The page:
from mtv: A dystopian civilization in the throes of extinction. A government poisoning its own citizens through the drinking water. Military police raiding private residences. The end of civil liberties. The creation of a Church-State. Mind control.
The contents of some conspiracy theorist's personal manifesto? The plot of a rote first-person shooter? The results of a quick jaunt through Snopes.com? Actually, it's all part of the elaborate (and somewhat terrifying) concept behind Nine Inch Nails' upcoming Year Zero album (due April 17), details of which are currently being disseminated through a series of increasingly spooky — and downright odd — Web sites.
Strangely enough, the story actually began on the back of a T-shirt sold on NIN's current European tour. Dates and cities are listed, with certain letters highlighted. When those letters were arranged, they spelled out the phrase "I am trying to believe," which most saw as just another statement of shattered hope from NIN mastermind Trent Reznor ... that was, until one particularly, uh, "enterprising" individual decided to Google the phrase.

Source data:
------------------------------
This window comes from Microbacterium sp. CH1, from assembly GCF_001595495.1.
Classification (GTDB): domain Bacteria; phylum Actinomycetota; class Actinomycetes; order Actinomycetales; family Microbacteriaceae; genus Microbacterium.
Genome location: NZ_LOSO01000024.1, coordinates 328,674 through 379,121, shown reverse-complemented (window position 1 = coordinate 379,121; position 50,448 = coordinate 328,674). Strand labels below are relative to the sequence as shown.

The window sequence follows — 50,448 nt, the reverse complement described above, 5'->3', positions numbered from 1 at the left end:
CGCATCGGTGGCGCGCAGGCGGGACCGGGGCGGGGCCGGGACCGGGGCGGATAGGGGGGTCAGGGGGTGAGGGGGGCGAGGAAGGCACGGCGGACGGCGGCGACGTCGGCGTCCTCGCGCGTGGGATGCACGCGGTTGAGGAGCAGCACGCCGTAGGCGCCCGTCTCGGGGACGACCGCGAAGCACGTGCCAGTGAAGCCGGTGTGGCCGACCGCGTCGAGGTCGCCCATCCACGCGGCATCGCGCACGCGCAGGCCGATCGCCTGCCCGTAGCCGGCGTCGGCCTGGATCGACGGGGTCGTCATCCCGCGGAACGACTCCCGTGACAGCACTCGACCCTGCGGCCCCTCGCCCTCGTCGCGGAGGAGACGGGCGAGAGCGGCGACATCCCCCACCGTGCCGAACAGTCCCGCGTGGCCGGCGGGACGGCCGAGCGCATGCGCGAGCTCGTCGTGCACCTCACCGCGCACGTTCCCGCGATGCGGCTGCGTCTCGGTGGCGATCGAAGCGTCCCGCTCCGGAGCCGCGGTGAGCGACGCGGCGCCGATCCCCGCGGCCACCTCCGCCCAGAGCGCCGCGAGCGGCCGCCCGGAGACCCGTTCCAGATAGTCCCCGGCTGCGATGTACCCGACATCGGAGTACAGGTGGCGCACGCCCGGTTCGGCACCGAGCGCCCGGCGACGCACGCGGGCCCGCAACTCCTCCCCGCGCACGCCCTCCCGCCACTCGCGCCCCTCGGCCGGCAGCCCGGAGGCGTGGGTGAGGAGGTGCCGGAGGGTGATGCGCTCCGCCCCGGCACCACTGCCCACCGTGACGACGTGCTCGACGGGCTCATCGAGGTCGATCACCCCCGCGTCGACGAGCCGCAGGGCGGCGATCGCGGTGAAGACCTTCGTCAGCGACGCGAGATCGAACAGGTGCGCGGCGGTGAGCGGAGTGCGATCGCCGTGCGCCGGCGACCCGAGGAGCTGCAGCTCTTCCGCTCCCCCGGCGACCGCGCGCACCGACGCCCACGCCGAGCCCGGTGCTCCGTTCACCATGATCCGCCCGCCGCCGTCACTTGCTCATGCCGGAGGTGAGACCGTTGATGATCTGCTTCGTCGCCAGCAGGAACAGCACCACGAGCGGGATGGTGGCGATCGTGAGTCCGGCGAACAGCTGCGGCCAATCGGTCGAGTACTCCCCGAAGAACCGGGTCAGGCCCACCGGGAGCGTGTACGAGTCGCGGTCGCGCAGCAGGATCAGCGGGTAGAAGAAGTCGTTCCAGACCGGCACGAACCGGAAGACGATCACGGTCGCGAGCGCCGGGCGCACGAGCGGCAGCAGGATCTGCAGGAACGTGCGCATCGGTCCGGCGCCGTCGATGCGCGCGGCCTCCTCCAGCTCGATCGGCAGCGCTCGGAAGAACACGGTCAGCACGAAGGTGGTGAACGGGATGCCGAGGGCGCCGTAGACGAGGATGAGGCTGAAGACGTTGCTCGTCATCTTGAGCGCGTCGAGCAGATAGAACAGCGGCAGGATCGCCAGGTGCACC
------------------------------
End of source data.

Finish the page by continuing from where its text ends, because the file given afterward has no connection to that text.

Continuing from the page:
What was revealed was a rather unsettling site (IAmTryingToBelieve.com) dedicated to information on "Parepin," a drug allegedly added to the water supply by the federal government at some unknown date to protect citizens from bioterror attacks. While all appears to be normal, the author of the site — who is not identified — paints a different picture, referring to Parepin as "bioterrorism" being waged on U.S. citizens without their knowledge, designed to placate them...
And things only grow more confusing — and unnerving — from there. Members on a NIN fan site, EchoingtheSound.org, soon began to uncover even more sites, all seemingly unrelated upon first glance. But through careful — and some may say obsessive — examination they all began to tie together, creating a rather Orwellian picture of the United States circa the year 2022.
AnotherVersionOfTheTruth.com is, on the surface, a site created by "the U.S. Bureau of Morality," featuring a fluttering flag superimposed over a rippling cornfield and emblazoned with the motto "Zero Tolerance. Zero Fear." But if users click and drag their mouse across the image, what is revealed is a black-and-white photo of a bombed-out wasteland. Visitors are then taken to a secret "messageboard" with topics like "End of the World?" and "Cops Murder Muslim Kid." ...
Are we to believe, then, that in the future the government has really been drugging its citizens? Will we engage in a Holy War with Muslim nations? Will secret police groups creep in the shadows at night? We're led to believe that the answer to all of these questions is "Yes."